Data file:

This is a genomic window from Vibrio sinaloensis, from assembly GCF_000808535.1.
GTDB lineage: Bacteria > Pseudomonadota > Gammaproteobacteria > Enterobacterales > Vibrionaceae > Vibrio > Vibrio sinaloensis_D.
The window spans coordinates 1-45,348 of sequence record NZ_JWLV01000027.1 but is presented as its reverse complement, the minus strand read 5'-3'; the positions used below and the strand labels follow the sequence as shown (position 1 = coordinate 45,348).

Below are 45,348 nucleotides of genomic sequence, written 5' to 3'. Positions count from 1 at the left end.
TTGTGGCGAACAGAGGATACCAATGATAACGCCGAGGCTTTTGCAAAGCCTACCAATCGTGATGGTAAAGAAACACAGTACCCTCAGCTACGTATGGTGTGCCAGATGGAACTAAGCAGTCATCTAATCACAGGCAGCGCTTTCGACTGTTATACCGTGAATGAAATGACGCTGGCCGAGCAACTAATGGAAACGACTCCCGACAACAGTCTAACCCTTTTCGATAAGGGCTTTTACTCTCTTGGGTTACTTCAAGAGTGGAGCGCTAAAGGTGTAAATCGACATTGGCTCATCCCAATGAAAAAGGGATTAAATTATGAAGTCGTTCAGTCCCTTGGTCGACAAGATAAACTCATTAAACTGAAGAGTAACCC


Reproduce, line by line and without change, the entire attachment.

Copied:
This is a genomic window from Vibrio sinaloensis, from assembly GCF_000808535.1.
GTDB lineage: Bacteria > Pseudomonadota > Gammaproteobacteria > Enterobacterales > Vibrionaceae > Vibrio > Vibrio sinaloensis_D.
The window spans coordinates 1-45,348 of sequence record NZ_JWLV01000027.1 but is presented as its reverse complement, the minus strand read 5'-3'; the positions used below and the strand labels follow the sequence as shown (position 1 = coordinate 45,348).

Below are 45,348 nucleotides of genomic sequence, written 5' to 3'. Positions count from 1 at the left end.
TTGTGGCGAACAGAGGATACCAATGATAACGCCGAGGCTTTTGCAAAGCCTACCAATCGTGATGGTAAAGAAACACAGTACCCTCAGCTACGTATGGTGTGCCAGATGGAACTAAGCAGTCATCTAATCACAGGCAGCGCTTTCGACTGTTATACCGTGAATGAAATGACGCTGGCCGAGCAACTAATGGAAACGACTCCCGACAACAGTCTAACCCTTTTCGATAAGGGCTTTTACTCTCTTGGGTTACTTCAAGAGTGGAGCGCTAAAGGTGTAAATCGACATTGGCTCATCCCAATGAAAAAGGGATTAAATTATGAAGTCGTTCAGTCCCTTGGTCGACAAGATAAACTCATTAAACTGAAGAGTAACCC